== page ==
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The Scoop on Managed Accounts

How to Find the Best Managed Accounts

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A managed account or wrap account is a type of investment management service that takes many forms. Finding the best managed account for your needs can take a bit of research.

Types of Managed Accounts

An investment advisor may manage a portfolio of stocks, which is often referred to as a separately managed account, or a portfolio of mutual funds which is often referred to as a wrap account. A financial advisor may recommend you invest your money in both separately managed accounts and wrap accounts, in which case you may be paying several layers of fees.

Fees in Managed Accounts

Layers of fees can make the wrong type of managed account excessively expensive; remember the higher fees the lower the returns for you. Investment management is not a service where paying more delivers higher returns. As a matter of fact, it has been proven that the more you pay, the lower your returns are likely to be.

Actively managed accounts are not very tax-efficient, so for non-retirement money they may not be the best solution. Accounts that turnover your account, or make frequent changes to your portfolio, incur higher transaction fees and result in a higher tax bill for you. This reduces your net investment return (your return after taxes and fees.) Net returns are what matters.

Learn more: 6 Investment Fees to Ask About

One About.com MoneyOver55 reader emailed me a question about managed accounts. Below is our dialogue.

Q. What are your thoughts on wrap/managed money accounts?

A. It depends on what they are wrapping and what type of model they follow. Are they wrapping no load index funds and charging 1% or less? That is reasonable. Or are they wrapping a managed account around actively managed mutual funds or stock managers with total fees in the 2-3% range? Are they managing across a household placing investments in accounts in a tax efficient way, or managing each account as its own separate entity? There are about as many ways to offer wrap/managed money accounts as there are mutual funds, so it is difficult to provide more than a generic answer.

Q. Thank you so very much for getting back with me, so appreciative !! Hard to trust someone completely when they have a monetary interest in the game. I want to rollover a 401-K into an IRA. The fee is 1.25% on assets and they are wanting me to go with managed portfolios that they can specifically tailor for me with Morningstar or Curion. I did ask about mutual funds and they said they would go that route if I preferred. Not sure what to do - considered Vanguard & doing no-load mutual funds on my own, not sure if I have time or expertise, but don't want to lose money to loads & high fees. What are your thoughts ??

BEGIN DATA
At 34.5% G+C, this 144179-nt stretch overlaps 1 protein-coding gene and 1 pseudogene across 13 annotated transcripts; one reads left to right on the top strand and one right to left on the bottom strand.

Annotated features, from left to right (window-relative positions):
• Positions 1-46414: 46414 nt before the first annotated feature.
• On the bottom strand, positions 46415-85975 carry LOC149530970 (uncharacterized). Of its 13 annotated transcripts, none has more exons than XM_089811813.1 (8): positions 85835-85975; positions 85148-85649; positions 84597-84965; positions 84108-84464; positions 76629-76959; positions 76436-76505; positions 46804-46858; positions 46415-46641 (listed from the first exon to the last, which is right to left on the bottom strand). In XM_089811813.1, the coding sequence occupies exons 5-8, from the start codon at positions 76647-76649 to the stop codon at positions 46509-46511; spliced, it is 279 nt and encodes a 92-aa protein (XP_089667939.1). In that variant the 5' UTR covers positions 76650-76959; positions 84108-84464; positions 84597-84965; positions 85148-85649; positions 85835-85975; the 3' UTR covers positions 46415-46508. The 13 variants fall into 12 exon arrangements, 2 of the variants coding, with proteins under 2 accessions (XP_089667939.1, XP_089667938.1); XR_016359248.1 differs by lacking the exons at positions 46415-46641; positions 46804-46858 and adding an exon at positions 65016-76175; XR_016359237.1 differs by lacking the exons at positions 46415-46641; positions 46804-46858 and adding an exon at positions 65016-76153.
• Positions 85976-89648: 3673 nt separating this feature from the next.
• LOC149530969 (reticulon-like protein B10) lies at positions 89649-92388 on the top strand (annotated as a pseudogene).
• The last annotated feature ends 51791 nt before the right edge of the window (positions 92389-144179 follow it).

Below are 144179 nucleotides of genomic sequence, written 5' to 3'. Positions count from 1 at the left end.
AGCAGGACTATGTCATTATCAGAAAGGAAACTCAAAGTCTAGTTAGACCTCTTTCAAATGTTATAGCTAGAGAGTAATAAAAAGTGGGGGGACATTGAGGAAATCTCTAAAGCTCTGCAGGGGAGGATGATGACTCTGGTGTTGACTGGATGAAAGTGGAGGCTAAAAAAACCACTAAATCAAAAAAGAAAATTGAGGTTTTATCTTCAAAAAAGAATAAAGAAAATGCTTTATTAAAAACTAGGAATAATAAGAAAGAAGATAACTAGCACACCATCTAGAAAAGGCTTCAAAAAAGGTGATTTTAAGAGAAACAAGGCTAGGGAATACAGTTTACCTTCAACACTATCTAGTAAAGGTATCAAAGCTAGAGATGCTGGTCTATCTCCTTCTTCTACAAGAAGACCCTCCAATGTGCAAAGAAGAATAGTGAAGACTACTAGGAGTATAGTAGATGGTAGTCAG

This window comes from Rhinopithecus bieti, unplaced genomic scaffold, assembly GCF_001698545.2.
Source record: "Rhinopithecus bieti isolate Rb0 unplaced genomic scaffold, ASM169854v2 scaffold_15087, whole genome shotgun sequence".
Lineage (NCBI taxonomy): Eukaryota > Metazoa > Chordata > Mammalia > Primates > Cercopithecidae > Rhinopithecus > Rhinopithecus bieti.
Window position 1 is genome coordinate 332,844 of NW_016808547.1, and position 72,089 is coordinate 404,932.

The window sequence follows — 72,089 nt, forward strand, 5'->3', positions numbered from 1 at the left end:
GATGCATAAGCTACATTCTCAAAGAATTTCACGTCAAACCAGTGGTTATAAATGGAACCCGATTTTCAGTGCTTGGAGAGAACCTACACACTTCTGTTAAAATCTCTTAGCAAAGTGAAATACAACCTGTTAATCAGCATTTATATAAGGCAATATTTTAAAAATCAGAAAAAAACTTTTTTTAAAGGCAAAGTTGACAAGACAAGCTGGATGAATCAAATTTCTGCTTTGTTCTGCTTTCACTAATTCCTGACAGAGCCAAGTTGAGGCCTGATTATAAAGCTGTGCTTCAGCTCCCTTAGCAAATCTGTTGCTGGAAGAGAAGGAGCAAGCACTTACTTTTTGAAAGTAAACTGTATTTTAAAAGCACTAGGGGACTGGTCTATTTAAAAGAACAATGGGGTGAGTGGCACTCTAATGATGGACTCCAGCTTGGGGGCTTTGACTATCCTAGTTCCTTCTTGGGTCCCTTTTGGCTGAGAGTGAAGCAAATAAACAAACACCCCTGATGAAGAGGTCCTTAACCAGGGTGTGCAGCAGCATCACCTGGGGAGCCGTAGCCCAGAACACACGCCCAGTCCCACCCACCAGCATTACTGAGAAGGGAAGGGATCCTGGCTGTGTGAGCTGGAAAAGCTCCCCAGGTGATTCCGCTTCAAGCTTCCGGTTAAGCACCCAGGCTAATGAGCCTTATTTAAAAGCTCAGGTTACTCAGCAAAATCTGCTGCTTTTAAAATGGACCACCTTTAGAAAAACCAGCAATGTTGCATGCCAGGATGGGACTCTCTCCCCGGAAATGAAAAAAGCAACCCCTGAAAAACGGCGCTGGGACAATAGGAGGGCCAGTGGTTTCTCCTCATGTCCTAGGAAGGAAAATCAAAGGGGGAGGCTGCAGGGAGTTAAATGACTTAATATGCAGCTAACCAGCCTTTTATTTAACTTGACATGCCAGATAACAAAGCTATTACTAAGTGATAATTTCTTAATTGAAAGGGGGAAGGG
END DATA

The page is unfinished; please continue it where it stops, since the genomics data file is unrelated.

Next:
A. Well, depending on how much money you are talking about 1% - 1.25% is pretty standard. You can also find online services that will build portfolios for less, sometimes around .50% or even lower. Many fee-only financial advisors charge about 1%, use index funds, and may provide additional planning advice along with investment management services.

Learn more: Financial Planning vs Investment Advice vs Retirement Planning – Which Do You Need?

Keep in mind underlying index funds charge about .10 - .35%. So total fees if the advisor is charging 1%, and using index funds inside the account, end up being about 1.25%. Kind of like doing your taxes, you can do it yourself, or pay someone to do it for you. What you are paying for is someone who will build an appropriate allocation, choose low cost funds to fill in that allocation, monitor it and rebalance when needed, and report on the results so that you know your percentage return each year. You need to decide if you are a do-it-yourself person or if you prefer to delegate. Professionals tend to follow a more disciplined process - so that in itself can lead to better results, but if you were able to follow that disciplined process on your own, then you would achieve the same results. Hiring someone does not mean they will achieve higher returns than you would on your own. It means you are hiring them to follow a disciplined and consistent investment process and build an appropriate portfolio for you.

What about tax management?

One of the questions not addressed above is whether a managed account process is tax efficient. If you have money in non-retirement accounts, or in a combination of retirement and non-retirement accounts, than what you need to pay attention to is after-tax returns. A good investment advisor can place tax-efficient investments in your non-retirement accounts and tax inefficient investments in your retirement accounts. When this is done properly, research shows it can significantly increase your after-tax returns.

Learn more in Want to Increase Your Retirement Income by 30% or More?

Finding the Best Managed Accounts

These guidelines will help you find the best managed account:

  • Look for low fees. Pay investment advisor fees of 1% or less.
  • Use managed accounts that use no load index funds. This keeps costs down.
  • If you have money in after-tax accounts as well as retirement accounts, find advisors who manage for after-tax returns.
  • If you have money across many different accounts, find an advisor or managed account platform that will manage your assets across a household, not at an individual account level.

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